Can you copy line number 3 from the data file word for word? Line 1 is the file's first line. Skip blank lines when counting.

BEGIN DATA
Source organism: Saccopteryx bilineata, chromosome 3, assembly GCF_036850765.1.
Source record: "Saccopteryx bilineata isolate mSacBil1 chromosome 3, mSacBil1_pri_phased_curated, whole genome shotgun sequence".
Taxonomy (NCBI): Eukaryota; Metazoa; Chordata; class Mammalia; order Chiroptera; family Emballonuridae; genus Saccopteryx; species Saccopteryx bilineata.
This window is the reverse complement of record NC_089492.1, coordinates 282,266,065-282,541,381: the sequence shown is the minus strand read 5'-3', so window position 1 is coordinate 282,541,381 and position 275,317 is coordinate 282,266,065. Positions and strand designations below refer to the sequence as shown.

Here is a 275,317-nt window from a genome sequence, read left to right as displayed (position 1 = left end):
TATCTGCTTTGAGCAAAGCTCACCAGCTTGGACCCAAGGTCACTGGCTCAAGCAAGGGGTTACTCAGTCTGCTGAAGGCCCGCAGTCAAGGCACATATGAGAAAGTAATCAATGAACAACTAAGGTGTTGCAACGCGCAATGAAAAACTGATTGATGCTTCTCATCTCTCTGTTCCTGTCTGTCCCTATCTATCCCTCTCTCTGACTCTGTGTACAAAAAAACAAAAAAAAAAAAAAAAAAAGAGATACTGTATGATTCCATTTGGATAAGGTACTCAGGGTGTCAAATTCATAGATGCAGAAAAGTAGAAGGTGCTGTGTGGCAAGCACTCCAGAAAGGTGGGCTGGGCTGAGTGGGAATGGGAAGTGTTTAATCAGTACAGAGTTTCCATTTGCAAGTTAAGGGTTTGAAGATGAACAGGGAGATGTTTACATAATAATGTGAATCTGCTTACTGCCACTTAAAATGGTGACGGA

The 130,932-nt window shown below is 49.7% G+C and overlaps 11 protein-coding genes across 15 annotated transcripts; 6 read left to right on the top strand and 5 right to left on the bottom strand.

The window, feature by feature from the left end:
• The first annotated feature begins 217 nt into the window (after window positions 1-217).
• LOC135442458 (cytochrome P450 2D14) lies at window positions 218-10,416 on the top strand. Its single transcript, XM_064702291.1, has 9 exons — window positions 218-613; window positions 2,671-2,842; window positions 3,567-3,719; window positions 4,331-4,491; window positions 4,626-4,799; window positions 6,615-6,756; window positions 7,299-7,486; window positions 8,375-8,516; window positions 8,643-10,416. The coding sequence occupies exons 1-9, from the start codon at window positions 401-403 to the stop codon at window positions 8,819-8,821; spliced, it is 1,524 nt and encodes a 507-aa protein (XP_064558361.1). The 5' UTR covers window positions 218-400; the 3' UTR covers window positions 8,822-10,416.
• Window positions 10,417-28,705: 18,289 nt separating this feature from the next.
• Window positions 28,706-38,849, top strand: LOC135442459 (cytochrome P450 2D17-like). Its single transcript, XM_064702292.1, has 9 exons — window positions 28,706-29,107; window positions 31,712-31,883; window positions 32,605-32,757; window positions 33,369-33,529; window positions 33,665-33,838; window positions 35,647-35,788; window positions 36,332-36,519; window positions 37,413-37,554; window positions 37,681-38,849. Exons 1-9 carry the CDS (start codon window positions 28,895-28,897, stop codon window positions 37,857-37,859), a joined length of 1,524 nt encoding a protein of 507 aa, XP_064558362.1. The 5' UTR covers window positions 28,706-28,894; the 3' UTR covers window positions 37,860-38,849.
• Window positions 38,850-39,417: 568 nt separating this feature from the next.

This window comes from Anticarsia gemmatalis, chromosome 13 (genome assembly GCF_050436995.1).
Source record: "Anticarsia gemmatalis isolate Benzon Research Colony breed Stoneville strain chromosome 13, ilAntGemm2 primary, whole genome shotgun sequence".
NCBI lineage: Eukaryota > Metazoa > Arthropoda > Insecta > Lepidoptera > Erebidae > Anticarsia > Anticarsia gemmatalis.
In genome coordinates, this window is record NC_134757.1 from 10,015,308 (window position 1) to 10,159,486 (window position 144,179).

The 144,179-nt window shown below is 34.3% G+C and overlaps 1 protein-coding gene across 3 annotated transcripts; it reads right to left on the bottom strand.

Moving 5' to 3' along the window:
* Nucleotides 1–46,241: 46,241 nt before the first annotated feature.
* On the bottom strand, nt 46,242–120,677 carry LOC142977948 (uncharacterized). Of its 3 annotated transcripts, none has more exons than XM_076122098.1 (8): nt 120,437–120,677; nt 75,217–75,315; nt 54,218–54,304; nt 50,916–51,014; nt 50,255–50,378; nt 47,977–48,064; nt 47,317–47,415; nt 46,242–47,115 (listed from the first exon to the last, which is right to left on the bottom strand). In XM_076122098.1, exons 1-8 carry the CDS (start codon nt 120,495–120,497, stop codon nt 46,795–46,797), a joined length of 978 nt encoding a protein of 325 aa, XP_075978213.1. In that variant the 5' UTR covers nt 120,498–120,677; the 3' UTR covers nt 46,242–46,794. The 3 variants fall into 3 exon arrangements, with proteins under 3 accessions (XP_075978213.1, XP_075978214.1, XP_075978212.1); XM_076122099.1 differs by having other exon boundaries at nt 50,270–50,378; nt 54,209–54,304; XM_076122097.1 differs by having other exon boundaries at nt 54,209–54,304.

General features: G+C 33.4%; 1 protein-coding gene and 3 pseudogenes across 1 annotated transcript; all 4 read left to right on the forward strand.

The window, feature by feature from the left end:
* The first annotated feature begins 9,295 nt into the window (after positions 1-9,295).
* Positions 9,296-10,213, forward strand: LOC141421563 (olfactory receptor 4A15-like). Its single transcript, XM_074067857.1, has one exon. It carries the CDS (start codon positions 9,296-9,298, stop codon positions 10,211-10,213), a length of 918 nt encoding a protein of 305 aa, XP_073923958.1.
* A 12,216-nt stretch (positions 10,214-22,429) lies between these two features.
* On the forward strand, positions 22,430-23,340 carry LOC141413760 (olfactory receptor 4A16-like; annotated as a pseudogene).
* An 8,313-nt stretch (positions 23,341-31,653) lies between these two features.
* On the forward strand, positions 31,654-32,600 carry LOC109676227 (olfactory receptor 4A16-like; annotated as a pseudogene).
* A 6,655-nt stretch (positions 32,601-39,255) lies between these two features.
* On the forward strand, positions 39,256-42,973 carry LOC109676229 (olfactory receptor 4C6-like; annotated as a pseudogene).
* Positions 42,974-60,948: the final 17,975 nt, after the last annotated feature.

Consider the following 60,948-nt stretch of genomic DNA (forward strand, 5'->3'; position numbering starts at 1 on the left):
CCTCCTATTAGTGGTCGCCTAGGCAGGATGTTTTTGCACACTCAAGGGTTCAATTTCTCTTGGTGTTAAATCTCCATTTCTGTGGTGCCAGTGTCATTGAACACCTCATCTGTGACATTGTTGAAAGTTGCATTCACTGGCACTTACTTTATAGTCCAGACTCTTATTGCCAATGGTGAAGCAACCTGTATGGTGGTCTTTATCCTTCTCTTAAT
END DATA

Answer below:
Taxonomy (NCBI): Eukaryota; Metazoa; Chordata; class Mammalia; order Chiroptera; family Emballonuridae; genus Saccopteryx; species Saccopteryx bilineata.